It’s Spring 1971, you’re 16 years old, and your head is spinning. The world seems turbulent and precarious. War rages in Vietnam, Nixon has ordered an invasion of Cambodia, the Doomsday scenario of nuclear war seems possible. Four students at Kent State University were shot and killed while protesting. That hit you hard; you felt it could have been you.
But much as you worry about these things, your life is stable, you feel safe, and you’re optimistic.
If you could look 50 years into the future, you’d be stunned.
Remember visiting your father’s workplace, IBM, when you were small? That imposing contraption of metal and blinking lights as big as a truck that delighted you by playing tic-tac-toe? That was just the start. This year something called a microprocessor will be invented; it will revolutionise computers. Technology will transform modern life in extraordinary ways during your lifetime.
But there’s a downside. You’ve read about the industrial revolution in school, and you know that coal and oil powered it. What you don’t know is that the level of carbon dioxide in the air – a product of burning these fuels—is rising. When your grandparents were born that level was about 280 parts per million. Now it’s 325. In 50 years, it will be over 410.
All that carbon dioxide, and other gases that act similarly, will warm the planet over the course of your life, disrupting earth systems that were stable for over 10,000 years. Weather patterns will change. Species will go extinct. Deserts will expand. Islands will start to disappear.
This will come to be known as climate change. By the time you’re in your 60s, the world will be facing a true emergency.
Rising sea levels, heatwaves and severe storms will endanger millions of people worldwide. Air pollution will reach dangerous levels in cities, poisoning hearts and lungs. Infectious diseases will spread. Food systems will be under threat. Millions of people will be displaced by droughts, floods, and other disasters. All of this will unfold in a world where the global population is 7.2 billion – more than double what it was when you were born.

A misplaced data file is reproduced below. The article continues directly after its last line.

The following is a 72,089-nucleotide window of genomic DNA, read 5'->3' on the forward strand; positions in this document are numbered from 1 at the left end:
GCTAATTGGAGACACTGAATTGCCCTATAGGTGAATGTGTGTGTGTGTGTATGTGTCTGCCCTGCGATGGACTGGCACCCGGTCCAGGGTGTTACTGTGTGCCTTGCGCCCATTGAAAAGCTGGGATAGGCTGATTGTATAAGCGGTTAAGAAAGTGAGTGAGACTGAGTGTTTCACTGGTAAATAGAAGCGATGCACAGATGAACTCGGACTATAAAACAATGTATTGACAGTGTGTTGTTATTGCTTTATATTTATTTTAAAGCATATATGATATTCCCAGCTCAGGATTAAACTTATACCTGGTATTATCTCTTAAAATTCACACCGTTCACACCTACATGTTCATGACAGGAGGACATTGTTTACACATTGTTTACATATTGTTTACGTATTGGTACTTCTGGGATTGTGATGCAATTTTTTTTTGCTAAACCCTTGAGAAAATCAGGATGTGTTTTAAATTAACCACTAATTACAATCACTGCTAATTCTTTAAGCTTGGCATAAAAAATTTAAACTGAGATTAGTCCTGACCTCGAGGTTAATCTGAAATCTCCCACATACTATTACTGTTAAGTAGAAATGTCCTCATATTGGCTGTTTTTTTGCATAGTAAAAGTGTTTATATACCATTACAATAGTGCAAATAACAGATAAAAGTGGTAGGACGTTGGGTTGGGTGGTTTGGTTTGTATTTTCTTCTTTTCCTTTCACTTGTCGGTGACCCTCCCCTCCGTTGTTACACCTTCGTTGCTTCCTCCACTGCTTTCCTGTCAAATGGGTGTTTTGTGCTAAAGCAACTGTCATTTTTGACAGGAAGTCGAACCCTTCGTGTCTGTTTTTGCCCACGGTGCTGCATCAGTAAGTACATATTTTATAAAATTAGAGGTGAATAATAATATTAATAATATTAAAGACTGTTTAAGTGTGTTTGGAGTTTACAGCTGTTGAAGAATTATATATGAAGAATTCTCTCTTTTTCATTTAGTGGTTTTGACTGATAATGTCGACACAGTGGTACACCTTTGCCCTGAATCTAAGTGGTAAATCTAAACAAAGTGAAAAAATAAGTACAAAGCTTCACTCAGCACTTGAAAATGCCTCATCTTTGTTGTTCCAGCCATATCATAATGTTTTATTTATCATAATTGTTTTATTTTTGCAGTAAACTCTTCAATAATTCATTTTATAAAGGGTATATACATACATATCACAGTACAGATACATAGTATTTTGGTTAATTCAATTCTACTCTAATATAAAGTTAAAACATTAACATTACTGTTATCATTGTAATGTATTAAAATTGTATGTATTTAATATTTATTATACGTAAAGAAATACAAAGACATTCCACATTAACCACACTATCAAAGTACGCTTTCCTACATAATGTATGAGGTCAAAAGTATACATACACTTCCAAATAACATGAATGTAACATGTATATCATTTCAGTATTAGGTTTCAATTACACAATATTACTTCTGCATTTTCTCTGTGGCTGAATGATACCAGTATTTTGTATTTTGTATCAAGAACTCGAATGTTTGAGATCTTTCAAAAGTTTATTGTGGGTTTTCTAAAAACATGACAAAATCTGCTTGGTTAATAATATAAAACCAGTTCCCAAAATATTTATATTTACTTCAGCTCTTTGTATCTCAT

In the face of this climate change emergency, global leaders will abjectly fail to take the actions needed.
But, Howie, in 50 years, young men and women who are just the age you are now will be rising to that challenge – a bit like you and your generation is doing now in opposing the Vietnam War.
A 16-year-old student in Sweden will bravely decide to picket her nation’s parliament, to raise awareness of climate change and demand action. She’ll inspire countless other young people. They’ll demand that governments, and private firms, and entire societies, change their ways, to help rescue the planet and assure them a future. It will be a global movement.
As a doctor, and scientist, and global citizen, you’ll applaud their actions and enthusiastically support their goals with whatever power and influence you can muster. You’ll smile with hope that their youthful energy and dedication will accomplish what your generation didn’t: transitioning the world to one that is sustainable, healthy, and just. You’ll dream that after another 50 years –100 years from now – another 16-year-old (perhaps your own great-grandchild!) will be able to count on a stable, healthy, and beautiful planet, one that can nurture the same kinds of dreams and plans that animate you today.